In 1968, Pei was chosen by art collector and philanthropist Paul Mellon to build the East Building of the National Gallery of Art in Washington.
The site, adjacent to the original neo-Classical National Gallery that had opened in 1941, was a difficult one to design for: it was shaped like a trapezoid — essentially a rectangular space in which only two sides were parallel.
Pei later said he did a rough sketch splitting the trapezoid diagonally in half, forming two triangles. One triangle would become gallery space divided into smaller rooms; the other would be a more scholarly study center as well as offices.
The interior would gain excitement and grandeur by the installation of a monumental Alexander Calder mobile that hovers overhead in the central space.
Pei then conceived the exterior design, with its now-famous “knife edge” where two outside walls meet.
Writing in the Washington Post when the addition opened in 1978, architectural critic Wolf Von Eckardt called it, “I.M. Pei’s architectural hallelujah.”
But Pei, who always came across as a kind and unpretentious man, was no stranger to controversy.
Many in France responded angrily when in 1984 he proposed a 71-foot glass pyramid in the front courtyard of the Louvre in Paris.
They “raised holy hell,” Pei once said.
But then-French President Francois Mitterrad, who personally selected Pei to oversee the museum’s renovation, stood by the architect and saw the project through.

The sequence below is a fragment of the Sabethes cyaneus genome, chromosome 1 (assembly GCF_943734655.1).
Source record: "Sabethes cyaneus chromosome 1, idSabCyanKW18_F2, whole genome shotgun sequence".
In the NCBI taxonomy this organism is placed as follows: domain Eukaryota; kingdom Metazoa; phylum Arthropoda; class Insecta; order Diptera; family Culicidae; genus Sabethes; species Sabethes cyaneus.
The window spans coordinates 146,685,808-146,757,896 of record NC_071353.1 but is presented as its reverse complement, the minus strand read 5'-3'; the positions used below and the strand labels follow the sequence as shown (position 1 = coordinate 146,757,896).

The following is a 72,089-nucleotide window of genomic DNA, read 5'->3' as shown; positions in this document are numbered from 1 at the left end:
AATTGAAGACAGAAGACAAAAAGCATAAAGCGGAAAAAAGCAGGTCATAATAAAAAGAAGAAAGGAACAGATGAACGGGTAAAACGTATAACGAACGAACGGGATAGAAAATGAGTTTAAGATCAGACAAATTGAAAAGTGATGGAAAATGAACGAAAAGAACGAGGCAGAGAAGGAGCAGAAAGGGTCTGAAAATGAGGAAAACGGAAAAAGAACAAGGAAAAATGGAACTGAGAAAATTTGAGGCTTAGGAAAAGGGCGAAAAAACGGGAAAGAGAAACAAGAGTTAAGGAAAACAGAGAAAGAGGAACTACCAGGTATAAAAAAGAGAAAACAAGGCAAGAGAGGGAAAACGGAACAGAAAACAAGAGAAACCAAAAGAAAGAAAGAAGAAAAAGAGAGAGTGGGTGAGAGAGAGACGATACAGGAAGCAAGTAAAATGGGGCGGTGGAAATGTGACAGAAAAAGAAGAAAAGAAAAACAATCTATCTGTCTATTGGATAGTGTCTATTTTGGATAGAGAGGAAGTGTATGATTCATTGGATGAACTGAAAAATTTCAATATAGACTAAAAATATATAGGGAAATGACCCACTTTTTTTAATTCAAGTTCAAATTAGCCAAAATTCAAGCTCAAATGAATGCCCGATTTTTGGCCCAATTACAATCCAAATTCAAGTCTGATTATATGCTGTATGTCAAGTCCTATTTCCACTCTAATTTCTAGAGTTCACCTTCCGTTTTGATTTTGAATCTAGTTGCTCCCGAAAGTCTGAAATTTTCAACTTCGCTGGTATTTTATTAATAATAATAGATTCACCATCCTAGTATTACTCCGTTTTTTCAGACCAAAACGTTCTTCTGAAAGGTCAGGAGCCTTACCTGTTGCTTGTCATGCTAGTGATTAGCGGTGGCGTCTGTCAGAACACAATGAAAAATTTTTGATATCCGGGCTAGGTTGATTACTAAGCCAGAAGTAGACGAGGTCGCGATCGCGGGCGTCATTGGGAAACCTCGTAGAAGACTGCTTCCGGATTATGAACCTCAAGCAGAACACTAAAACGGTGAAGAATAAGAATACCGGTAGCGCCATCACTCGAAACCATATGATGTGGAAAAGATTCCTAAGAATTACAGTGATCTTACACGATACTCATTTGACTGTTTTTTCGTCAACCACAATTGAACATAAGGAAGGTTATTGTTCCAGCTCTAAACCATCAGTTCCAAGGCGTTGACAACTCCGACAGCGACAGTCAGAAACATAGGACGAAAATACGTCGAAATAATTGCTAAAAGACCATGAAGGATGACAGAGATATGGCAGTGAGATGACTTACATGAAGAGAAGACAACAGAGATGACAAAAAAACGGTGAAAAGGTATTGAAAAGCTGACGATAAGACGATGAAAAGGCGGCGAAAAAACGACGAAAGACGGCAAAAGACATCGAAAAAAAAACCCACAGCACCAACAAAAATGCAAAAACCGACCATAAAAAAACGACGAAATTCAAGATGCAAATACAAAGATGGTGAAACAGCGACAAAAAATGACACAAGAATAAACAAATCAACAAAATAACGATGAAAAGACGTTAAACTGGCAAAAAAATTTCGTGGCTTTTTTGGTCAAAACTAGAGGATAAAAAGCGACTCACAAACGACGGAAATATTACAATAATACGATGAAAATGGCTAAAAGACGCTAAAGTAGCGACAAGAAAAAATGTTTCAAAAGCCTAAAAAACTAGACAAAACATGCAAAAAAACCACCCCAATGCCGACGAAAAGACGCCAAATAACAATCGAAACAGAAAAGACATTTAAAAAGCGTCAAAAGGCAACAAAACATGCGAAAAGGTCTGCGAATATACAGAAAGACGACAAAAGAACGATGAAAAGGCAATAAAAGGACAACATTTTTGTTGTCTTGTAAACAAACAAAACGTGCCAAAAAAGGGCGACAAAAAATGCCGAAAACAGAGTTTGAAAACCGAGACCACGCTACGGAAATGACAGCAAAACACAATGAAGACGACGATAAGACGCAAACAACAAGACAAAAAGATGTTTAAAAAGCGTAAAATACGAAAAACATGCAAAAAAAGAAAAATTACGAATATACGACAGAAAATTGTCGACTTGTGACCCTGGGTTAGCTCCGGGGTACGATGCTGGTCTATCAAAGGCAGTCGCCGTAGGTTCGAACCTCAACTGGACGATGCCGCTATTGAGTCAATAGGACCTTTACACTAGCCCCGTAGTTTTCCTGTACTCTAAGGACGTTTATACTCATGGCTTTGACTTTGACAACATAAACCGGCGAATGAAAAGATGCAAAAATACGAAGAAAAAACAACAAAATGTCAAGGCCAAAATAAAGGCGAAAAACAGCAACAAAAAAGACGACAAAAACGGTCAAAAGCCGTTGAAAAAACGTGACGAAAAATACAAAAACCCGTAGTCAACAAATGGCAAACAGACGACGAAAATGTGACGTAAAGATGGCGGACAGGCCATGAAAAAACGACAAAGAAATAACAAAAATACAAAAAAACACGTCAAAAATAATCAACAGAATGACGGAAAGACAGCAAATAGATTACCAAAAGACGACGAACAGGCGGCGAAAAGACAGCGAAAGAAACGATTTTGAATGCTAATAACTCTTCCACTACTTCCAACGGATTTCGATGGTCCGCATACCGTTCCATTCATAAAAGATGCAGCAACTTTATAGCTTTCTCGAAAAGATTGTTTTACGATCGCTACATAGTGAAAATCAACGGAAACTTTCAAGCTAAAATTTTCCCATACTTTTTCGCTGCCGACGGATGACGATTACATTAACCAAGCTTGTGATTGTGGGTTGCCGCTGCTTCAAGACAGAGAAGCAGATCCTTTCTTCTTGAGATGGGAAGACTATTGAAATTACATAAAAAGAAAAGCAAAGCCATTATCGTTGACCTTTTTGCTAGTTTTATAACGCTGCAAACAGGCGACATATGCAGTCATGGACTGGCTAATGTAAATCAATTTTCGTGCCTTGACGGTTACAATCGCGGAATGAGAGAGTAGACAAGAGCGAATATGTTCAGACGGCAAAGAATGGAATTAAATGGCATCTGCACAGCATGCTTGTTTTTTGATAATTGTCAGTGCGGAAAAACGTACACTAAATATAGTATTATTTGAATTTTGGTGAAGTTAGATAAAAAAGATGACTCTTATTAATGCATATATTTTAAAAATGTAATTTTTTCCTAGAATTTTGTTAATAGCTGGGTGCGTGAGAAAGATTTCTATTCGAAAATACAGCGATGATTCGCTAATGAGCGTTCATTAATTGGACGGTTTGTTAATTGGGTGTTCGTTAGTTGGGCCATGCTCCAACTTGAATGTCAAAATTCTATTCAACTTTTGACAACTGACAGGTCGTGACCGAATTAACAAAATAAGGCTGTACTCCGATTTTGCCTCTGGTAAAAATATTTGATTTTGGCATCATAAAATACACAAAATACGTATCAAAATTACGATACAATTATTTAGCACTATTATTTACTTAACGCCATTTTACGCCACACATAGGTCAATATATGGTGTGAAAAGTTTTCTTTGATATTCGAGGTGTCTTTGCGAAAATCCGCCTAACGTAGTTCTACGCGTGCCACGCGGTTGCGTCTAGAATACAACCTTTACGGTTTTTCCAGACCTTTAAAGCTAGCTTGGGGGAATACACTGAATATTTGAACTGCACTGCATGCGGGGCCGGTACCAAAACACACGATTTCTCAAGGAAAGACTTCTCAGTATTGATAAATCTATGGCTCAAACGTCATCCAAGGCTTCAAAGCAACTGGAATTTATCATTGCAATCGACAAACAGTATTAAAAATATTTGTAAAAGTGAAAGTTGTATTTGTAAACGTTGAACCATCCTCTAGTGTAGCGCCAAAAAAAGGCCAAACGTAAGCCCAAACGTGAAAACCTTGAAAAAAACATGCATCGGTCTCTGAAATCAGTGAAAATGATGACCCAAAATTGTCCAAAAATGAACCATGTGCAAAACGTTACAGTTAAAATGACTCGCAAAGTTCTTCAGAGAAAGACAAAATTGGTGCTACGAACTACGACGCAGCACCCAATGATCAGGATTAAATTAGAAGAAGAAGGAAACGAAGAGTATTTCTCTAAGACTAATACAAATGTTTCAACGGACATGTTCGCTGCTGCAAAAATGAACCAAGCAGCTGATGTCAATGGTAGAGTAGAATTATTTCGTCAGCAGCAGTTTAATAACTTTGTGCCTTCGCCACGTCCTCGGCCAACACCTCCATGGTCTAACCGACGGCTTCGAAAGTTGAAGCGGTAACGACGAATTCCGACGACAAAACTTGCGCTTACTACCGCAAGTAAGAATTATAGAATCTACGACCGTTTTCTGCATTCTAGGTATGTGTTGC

The glass pyramid is now one of Paris’ best known and most visited tourist sites, serving as the Louvre’s entrance and home to popular restaurants and shops.
Pei later told ARTnews, “I consider the Grand Louvre the greatest challenge and the greatest accomplishment of my career.”
Although he officially retired in 1990, the year he completed the Bank of China tower in Hong Kong — then Asia’s tallest building — he continued to work on projects.
Pei, who won the coveted Pritzker Architecture Prize in 1983, once told an interviewer, “at one level my goal is simply to give people pleasure in being in a space and walking around it.
“But I also think architecture can reach a level where it influences people to want to do something more with their lives. That is the challenge that I find most interesting,” he said.
Two of his sons, Li Chung Pei and Chien Chung Pei, former members of their father’s firm, formed Pei Partnership Architects in 1992. Their father’s firm, previously I.M. Pei and Partners, was renamed Pei Cobb Freed & Partners.
Pei’s wife, Eileen, whom he married in 1942, died in 2014. A son, T’ing Chung, died in 2003. Besides sons Chien Chung Pei and Li Chung Pei, he is survived by a Pei daughter, Liane Pei Kracklauer.
In a tribute, China’s foreign Ministry said Friday that Pei “has made important contributions to the mutual understanding between the Chinese and American people and the exchange of eastern and western cultures for a long time.”